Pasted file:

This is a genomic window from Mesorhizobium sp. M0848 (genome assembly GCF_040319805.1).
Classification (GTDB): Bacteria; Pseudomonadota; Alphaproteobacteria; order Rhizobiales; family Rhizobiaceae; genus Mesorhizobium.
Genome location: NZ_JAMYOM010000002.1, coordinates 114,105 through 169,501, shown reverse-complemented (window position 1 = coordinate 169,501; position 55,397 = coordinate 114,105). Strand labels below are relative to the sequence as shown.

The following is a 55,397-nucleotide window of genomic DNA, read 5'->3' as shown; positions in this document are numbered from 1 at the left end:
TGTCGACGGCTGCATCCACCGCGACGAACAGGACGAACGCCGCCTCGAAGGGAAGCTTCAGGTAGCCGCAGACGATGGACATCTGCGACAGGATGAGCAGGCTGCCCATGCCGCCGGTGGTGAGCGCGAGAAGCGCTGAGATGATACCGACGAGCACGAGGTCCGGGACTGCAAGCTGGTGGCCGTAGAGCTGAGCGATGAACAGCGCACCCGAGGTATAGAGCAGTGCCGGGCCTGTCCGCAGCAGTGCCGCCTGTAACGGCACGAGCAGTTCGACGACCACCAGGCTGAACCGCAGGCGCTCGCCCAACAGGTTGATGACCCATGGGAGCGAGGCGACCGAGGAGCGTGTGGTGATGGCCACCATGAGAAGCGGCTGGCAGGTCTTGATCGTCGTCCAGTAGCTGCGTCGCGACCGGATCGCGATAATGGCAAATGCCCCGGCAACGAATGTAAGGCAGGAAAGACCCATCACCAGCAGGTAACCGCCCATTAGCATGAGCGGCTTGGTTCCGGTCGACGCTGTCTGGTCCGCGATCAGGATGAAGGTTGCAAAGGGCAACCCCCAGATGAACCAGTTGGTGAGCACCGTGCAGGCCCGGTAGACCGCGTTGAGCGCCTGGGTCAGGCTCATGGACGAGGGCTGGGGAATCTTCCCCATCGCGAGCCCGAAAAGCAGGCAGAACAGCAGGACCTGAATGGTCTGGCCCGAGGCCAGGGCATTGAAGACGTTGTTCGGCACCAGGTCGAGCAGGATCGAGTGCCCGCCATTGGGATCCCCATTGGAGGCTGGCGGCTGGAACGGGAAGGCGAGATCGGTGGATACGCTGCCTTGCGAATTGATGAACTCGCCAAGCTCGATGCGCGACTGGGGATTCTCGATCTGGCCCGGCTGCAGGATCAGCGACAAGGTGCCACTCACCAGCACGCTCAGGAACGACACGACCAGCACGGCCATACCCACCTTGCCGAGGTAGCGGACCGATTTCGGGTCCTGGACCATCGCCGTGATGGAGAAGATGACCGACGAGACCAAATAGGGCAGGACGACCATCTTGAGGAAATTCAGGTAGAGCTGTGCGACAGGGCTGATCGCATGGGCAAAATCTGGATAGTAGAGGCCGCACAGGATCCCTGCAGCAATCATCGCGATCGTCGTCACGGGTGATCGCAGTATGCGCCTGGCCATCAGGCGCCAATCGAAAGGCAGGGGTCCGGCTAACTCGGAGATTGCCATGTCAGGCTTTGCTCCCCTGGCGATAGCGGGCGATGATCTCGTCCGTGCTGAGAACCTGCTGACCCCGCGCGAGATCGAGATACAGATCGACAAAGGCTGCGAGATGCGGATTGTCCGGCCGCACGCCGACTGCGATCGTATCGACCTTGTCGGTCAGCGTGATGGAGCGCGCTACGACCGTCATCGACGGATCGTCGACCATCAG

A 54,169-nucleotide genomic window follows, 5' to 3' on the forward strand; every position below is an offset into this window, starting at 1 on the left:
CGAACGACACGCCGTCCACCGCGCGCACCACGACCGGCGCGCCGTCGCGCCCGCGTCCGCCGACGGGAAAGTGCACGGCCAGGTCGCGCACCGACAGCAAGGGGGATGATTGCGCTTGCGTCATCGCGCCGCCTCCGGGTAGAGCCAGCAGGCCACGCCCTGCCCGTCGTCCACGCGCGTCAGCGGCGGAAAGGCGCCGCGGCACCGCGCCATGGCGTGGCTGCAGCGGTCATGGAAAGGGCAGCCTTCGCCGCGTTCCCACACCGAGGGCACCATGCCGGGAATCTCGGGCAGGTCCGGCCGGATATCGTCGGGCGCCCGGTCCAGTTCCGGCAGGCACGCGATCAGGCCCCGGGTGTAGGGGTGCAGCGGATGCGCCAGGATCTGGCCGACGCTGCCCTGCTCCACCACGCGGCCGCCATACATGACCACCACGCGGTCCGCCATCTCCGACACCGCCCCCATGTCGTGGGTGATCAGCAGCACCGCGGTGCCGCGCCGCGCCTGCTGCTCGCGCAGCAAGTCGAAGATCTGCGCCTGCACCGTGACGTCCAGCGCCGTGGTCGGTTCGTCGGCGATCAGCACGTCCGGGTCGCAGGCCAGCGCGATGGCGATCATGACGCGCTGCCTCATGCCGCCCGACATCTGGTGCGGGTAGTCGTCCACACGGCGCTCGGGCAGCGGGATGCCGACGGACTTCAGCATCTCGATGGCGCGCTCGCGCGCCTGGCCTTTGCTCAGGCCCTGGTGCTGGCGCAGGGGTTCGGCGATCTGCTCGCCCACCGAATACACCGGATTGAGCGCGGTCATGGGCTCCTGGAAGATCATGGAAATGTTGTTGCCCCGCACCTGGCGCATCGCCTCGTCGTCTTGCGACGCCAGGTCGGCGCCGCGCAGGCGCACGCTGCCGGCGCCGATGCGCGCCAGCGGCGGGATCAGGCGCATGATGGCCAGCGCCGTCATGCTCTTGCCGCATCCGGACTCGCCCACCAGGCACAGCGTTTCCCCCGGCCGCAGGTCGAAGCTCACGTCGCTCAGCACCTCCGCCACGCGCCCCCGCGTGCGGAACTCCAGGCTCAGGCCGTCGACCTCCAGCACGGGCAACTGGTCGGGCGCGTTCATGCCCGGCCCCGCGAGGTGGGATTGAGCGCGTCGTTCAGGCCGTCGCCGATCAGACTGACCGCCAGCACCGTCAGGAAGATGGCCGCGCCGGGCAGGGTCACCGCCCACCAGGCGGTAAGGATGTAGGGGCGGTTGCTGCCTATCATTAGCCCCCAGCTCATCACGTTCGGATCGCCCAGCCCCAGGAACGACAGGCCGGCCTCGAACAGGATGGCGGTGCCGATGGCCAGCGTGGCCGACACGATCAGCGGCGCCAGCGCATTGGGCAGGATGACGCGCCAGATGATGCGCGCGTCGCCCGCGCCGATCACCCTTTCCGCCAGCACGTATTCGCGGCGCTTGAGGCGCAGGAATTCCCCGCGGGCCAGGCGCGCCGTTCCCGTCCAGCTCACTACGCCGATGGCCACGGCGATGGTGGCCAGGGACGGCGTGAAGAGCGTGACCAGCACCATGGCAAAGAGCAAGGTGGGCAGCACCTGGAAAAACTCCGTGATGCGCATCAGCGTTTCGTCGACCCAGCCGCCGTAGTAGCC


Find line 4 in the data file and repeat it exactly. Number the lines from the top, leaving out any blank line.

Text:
The following is a 55,397-nucleotide window of genomic DNA, read 5'->3' as shown; positions in this document are numbered from 1 at the left end: